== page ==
As Discovery Channel launches its 28th annual Shark Week this week, fans have been flocking to social media and mobile apps to get an early taste of this pop culture phenomenon. Even before the event's July 5 start, shark aficionados started tapping into mobile marketing tie-ins by Discovery and its partners to fuel their shark-themed feeding frenzy.
For example, Discovery Channel, in conjunction with Dunkin' Donuts, is using Instagram and Twitter to get people talking about its event week. Viewers are being asked to post photos of themselves acting like sharks—but with doughnuts. The best photos will end up on Dunkin' Donut's New York Times Square billboard or on Discovery's Shark "After Dark" show.
This marketing campaign, among other Shark Week efforts, is a perfect example of how and why mobile and television go hand-in-hand—something more marketers need to be aware of, say experts, especially since over two-thirds of all Americans have smartphones and are increasingly using them to access entertainment programming.
According to Nielsen's most recent Total Audience Report, 70% of all adults are accessing content on smartphones as compared to 87% of adults who are viewing television on a weekly basis. However, adults ages 18 to 34—the coveted Millennial crowd—spend nearly as much time using digital devices as a whole as they do watching TV.
"[The use of mobile related to television] is unprecedented," says Dounia Turrill, senior VP-insights at Nielsen. "It's an element of a total distribution opportunity that is far-reaching and can only increase the reach and the engagement of a piece of content for either the media company or an advertiser."
It's also something that many companies are aware of and taking advantage of because they recognize that mobile is a part of the marketing puzzle, she says. "Mobile gives you an opportunity to earn the exposure and that engagement in a very different way than if you paid for the media or did a traditional media push."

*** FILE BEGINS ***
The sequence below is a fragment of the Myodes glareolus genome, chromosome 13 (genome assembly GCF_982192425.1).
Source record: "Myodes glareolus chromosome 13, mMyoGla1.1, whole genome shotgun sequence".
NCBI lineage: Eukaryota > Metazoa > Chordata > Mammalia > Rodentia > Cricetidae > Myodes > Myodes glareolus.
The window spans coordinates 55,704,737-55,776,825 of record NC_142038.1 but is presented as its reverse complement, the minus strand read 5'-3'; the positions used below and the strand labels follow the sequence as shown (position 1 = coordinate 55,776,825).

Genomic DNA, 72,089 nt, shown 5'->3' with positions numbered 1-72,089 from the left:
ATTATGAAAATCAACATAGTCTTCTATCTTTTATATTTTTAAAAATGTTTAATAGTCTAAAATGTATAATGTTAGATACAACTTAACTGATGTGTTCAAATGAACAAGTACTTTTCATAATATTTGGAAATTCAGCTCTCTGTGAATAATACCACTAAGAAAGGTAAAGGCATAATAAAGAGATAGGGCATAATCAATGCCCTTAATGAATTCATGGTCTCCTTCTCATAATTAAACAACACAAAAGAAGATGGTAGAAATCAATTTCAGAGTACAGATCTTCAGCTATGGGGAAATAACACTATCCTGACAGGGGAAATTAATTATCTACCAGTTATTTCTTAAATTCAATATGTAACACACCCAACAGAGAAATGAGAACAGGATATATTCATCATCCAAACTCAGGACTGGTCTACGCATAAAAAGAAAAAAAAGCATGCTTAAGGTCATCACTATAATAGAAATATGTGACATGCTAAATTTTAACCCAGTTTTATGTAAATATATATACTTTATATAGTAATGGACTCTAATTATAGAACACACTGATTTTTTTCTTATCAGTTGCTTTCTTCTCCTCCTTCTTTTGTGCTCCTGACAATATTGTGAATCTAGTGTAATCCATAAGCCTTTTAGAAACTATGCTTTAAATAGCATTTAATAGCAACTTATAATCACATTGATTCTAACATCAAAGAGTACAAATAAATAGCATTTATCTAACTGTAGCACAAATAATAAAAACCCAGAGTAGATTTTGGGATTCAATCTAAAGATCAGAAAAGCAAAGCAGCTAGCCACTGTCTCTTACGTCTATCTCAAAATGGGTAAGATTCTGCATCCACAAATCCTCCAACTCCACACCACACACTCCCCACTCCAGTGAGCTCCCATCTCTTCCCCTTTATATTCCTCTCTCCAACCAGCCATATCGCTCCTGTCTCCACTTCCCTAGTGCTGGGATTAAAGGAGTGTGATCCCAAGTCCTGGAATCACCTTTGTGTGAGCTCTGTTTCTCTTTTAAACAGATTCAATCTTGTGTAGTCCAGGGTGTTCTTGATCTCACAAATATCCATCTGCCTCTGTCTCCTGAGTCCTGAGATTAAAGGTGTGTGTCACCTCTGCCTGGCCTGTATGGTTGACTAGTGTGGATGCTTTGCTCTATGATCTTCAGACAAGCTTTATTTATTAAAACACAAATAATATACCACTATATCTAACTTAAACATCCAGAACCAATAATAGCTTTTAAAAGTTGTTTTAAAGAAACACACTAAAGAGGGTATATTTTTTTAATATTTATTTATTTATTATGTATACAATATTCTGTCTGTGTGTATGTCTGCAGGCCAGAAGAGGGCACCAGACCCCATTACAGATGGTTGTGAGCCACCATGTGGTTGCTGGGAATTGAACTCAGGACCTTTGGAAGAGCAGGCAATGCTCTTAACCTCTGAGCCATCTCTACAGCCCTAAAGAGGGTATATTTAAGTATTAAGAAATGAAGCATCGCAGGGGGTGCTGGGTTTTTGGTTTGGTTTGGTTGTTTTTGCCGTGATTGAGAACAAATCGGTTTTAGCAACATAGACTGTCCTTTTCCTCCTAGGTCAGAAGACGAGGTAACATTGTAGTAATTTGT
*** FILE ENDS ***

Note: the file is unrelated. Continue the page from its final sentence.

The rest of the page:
Those marketers who are not engaged in mobile are missing out, particularly in reaching Millennials and other younger generations, says another expert.
"Among Millennials, watching television live comprises 30% of their viewing time as compared to other generations that report a much greater live viewing," says Adriana Waterston, senior VP-insights and strategy for Horowitz Research. This means that there is a huge opportunity—and a crucial one—for networks that are using alternative ways to get the word out about programming events. Social and mobile are two of the most important ones, she says.
Shark Week 2014 is a good example of this. According to Discovery, it ranked as the channel's most social programming event to date, drawing 13 million people on Facebook with more than 21 interactions, up 110% from 2013, and had 70 prime-time Trend Topics on Twitter the week it ran.
Ms. Waterston suggests that brands should have their own social media presences and provide consumers with the assets that they can share with others. This includes videos as well as hashtags and photographs that can be used by the fan base, something that Shark Week does in spades.
Binge viewing services are another opportunity to use mobile marketing to reach consumers as many viewers will start watching a show on television and continue it on their phones. It's an especially good option since the platforms allow you to create mobile ads that are more personalized. Ms. Waterston points to Hulu's personalized, choice-based ads, for instance, that let consumers choose which ads are best for them and provide a potentially higher level of engagement, she says.
Once mobile marketing is in place, the trick will be merging what you're doing online and in mobile with actual viewing behaviors, Ms. Turrill says. Nielsen, for example, offers Nielsen Twitter TV ratings that shows a correlation between the number of tweets that happen around a show or event and its ratings.
For Discovery's Shark Week and other big TV events, the very nature of the mobile marketing campaign provides both the metrics and the viral aspect that can boost the programming's profile.
In the end, mobile is the equivalent of blood in the water—something that gets people communicating with each other via mobile. Says Ms. Waterston: "It's the word of mouth of the 21st century. Finding creative ways of leveraging mobile is going to be critical for building audiences in today's environment."
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